In the aforementioned applications, the entities modeled by the network nodes often have properties which are important for making sense of communities. E.g., authors in collaboration networks have areas of expertise; proteins have molecular functions, biological processes, and cellular components as properties. Such networks can be modeled using attributed graphs [?] where attributes associated with nodes capture their properties. E.g., Figure AttributeDriven Community Search shows an example of a collaboration network. The nodes represent authors. Node attributes (e.g., DB, ML) represent authors’ topics of expertise. In finding communities (with or without query nodes) over attributed graphs, we might want to ensure that the nodes in the discovered communities have homogeneous attributes. For instance, it has been found that communities with homogeneous attributes among nodes more accurately predict protein complexes [?]. Furthermore, we might wish to query, not just using query nodes, but also using query attributes. To illustrate, consider searching for communities containing the nodes . Based on structure alone, the subgraph shown in Figure AttributeDriven Community Search is a good candidate answer for this search, as it is densely connected. However, attributes of the authors in this community are not homogeneous: the community is a mix of authors working in different topics – DB, DM, IR, and ML. Previous community search methods include those based on core [?, ?, ?], truss [?], and 1.0quasicliqueadjacent community [?]. A core [?] is a subgraph in which each vertex has at least neighbors within the subgraph. A truss [?] is a subgraph in which each edge is contained in at least triangles within the subgraph. The 1.0quasicliqueadjacent community model [?] allows two cliques overlapping in vertices to be merged into one community. In Figure AttributeDriven Community Search, for and , all these community models will report as the top answer and are thus unsatisfactory. The subgraph obtained from by removing node with unique attribute IR, is a more homogeneous community than and is just as densely connected (see Figure AttributeDriven Community Search(b)). Intuitively, it is a better answer than . Thus, in general, communities found by most previous community search methods can be hard to interpret owing to the heterogeneity of node attributes. Furthermore, the communities reported could contain smaller dense subgraphs with more homogeneity in attributes, which are missed by most previous methods. A recent work [?] proposed an attribute community model. A detailed comparison of [?] with our model can be found in Section AttributeDriven Community Search. Consider now querying the graph of Figure AttributeDriven Community Search with query nodes and attributes (i.e., keywords) {DB, DM}. We would expect this search to return subgraph (Figure AttributeDriven Community Search(b)). On the other hand, for the same query nodes, if we search with attribute {DB} (resp., {DM}), we expect the subgraph (resp., ) to be returned as the answer (Figure AttributeDriven Community Search(a)&(c)). Both and are dense subgraphs where all authors share a common topic (DB or DM).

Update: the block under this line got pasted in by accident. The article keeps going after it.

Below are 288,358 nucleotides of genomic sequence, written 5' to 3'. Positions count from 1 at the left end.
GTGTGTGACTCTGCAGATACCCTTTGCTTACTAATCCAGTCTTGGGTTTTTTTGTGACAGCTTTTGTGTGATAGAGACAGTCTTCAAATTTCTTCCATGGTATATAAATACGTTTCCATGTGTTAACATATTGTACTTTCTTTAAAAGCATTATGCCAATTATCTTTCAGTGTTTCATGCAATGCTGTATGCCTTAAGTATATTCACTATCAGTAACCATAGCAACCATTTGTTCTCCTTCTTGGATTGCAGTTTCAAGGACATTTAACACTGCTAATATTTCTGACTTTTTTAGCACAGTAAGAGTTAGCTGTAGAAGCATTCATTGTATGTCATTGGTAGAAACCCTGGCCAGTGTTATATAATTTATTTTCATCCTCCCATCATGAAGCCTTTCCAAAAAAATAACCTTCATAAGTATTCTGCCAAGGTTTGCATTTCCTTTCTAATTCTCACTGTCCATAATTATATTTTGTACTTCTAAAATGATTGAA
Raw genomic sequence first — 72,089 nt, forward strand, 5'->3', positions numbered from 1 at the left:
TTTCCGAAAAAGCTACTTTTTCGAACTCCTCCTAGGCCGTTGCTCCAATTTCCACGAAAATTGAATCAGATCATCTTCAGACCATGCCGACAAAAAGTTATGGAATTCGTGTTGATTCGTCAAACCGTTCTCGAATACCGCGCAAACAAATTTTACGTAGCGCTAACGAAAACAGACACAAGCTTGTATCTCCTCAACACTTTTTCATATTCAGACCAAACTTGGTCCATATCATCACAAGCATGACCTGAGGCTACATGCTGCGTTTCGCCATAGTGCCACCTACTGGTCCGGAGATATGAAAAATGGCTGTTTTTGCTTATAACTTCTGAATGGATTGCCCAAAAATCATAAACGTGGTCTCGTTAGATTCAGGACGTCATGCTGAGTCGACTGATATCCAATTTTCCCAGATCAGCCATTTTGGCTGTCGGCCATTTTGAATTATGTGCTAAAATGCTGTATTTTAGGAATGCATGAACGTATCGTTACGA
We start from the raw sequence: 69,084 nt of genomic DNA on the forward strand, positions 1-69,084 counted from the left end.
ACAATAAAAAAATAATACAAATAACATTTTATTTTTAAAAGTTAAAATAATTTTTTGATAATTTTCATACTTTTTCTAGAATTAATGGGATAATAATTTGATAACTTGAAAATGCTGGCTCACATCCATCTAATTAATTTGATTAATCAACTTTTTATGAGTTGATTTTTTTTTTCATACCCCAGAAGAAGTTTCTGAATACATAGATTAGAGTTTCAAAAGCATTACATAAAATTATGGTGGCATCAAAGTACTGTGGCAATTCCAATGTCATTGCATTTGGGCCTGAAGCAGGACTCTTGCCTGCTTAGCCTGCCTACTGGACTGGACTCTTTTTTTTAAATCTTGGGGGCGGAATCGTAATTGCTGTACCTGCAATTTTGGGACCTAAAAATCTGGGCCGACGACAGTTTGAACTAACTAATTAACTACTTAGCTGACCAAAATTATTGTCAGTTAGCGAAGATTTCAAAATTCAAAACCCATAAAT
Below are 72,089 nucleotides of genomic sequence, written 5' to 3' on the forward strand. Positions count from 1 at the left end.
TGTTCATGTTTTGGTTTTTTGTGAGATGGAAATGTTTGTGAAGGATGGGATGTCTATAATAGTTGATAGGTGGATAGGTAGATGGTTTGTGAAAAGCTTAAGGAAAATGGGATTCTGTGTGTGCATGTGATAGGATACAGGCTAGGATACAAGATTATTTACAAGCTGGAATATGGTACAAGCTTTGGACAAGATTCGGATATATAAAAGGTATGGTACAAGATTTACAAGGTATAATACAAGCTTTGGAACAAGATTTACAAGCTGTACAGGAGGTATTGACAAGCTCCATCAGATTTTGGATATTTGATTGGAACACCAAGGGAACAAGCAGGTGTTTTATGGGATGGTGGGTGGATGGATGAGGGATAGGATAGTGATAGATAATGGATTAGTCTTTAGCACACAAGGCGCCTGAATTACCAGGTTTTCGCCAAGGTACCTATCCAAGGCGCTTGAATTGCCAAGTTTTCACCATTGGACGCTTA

Given a query consisting of nodes and attributes (keywords), one may wonder whether we can filter out nodes not having those attributes and then run a conventional community search method on the filtered graph. To see how well this may work, consider querying the graph in Figure AttributeDriven Community Search with query node and query attribute ML. Filtering out nodes without attribute ML and applying community search yields the chain consisting of , which is not densely connected. On the other hand, the subgraph induced by is a 3truss in Figure AttributeDriven Community Search(d). Even though it includes one node without ML it is more densely connected than the chain above and is a better answer than the chain as it brings out denser collaboration structure among the authors in the community. Thus, a simple filtering based approach will not work. As some denser subgraphs may be less homogeneous in their node attributes than some sparser ones and a careful balance has to be struck between density and attribute homogeneity.